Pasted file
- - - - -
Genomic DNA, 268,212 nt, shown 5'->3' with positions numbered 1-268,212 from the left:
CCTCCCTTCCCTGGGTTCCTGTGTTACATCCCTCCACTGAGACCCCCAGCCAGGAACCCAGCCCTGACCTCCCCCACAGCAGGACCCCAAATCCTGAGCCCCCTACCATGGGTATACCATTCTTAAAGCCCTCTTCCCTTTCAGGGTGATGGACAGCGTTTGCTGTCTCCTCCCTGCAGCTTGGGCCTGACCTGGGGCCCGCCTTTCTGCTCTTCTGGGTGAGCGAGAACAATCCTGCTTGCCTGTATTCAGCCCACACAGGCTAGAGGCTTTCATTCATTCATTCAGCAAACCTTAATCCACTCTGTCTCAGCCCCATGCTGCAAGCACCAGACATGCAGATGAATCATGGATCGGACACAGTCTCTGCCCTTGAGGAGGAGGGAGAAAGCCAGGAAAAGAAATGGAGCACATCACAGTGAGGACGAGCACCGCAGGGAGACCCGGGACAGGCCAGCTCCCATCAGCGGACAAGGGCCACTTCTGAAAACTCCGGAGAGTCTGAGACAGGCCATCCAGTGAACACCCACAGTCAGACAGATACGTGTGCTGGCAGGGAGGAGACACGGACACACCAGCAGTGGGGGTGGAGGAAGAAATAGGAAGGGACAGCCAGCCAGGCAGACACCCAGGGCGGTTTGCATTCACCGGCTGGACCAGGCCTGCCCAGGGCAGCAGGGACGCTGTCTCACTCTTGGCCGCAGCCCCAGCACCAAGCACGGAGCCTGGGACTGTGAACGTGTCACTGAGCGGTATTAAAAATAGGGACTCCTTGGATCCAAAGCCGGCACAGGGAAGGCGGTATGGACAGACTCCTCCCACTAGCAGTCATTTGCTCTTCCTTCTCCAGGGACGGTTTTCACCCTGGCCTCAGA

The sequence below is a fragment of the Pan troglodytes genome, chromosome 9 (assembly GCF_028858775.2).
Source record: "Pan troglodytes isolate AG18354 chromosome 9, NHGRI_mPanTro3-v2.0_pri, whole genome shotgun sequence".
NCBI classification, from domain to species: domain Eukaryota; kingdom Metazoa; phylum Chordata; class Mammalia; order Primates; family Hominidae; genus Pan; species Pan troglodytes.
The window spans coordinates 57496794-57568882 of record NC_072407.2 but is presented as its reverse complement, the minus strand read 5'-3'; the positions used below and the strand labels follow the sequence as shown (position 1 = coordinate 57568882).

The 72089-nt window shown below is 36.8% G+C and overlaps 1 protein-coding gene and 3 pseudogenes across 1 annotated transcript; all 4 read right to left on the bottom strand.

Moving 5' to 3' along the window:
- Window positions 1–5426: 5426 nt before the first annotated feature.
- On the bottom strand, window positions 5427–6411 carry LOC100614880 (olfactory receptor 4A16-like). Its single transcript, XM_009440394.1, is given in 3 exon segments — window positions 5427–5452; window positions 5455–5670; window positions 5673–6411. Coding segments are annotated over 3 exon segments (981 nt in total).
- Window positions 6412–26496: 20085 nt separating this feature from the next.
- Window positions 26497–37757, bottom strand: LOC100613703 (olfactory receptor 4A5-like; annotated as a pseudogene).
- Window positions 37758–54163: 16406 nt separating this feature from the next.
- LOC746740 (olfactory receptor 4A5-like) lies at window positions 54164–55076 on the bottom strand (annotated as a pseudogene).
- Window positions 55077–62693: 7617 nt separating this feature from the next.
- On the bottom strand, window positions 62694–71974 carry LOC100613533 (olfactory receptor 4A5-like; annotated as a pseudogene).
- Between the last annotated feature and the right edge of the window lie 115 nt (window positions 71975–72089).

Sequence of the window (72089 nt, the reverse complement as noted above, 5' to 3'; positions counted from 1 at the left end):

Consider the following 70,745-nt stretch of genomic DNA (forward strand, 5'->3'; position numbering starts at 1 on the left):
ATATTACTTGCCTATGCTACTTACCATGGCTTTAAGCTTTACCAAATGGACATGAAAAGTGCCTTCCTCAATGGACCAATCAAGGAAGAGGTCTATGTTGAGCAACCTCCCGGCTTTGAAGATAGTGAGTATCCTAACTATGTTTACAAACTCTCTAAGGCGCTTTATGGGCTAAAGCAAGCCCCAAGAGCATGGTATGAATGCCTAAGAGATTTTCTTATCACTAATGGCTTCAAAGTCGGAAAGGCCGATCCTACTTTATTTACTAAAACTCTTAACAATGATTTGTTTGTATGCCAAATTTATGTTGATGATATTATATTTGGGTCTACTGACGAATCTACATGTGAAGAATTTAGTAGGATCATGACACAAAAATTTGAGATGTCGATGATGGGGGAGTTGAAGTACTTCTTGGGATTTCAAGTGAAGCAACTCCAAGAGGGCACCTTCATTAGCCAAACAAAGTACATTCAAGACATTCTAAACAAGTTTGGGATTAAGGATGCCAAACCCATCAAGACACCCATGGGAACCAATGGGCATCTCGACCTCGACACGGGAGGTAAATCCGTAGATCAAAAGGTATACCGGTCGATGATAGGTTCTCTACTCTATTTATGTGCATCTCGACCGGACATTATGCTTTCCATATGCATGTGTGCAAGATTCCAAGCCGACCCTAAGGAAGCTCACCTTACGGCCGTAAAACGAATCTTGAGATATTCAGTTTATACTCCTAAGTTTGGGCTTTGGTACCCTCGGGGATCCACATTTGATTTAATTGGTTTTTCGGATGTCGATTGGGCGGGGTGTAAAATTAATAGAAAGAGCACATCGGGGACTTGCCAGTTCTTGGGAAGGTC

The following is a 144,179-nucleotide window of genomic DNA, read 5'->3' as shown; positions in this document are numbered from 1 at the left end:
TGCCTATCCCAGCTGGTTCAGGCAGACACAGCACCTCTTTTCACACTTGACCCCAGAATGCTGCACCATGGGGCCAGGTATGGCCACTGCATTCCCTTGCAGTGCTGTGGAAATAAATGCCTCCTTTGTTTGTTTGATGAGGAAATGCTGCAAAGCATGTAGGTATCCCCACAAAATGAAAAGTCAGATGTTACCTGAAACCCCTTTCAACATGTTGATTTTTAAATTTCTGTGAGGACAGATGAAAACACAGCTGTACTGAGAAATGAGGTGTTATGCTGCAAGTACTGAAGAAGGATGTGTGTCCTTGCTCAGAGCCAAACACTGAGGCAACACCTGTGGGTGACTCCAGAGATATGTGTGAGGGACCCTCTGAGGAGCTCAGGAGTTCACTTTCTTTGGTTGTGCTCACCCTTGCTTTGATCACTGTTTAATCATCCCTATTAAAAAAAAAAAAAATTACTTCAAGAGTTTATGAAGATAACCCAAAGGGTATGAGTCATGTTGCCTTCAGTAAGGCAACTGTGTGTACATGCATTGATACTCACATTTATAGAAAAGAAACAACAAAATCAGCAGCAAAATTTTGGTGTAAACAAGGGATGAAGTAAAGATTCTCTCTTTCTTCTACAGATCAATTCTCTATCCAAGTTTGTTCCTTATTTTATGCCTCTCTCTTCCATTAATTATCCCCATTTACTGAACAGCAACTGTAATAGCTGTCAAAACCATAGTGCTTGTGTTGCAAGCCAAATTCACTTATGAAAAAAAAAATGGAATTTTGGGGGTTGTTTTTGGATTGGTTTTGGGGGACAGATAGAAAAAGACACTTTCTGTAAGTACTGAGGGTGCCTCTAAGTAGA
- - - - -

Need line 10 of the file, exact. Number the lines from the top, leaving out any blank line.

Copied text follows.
- On the bottom strand, window positions 5427–6411 carry LOC100614880 (olfactory receptor 4A16-like). Its single transcript, XM_009440394.1, is given in 3 exon segments — window positions 5427–5452; window positions 5455–5670; window positions 5673–6411. Coding segments are annotated over 3 exon segments (981 nt in total).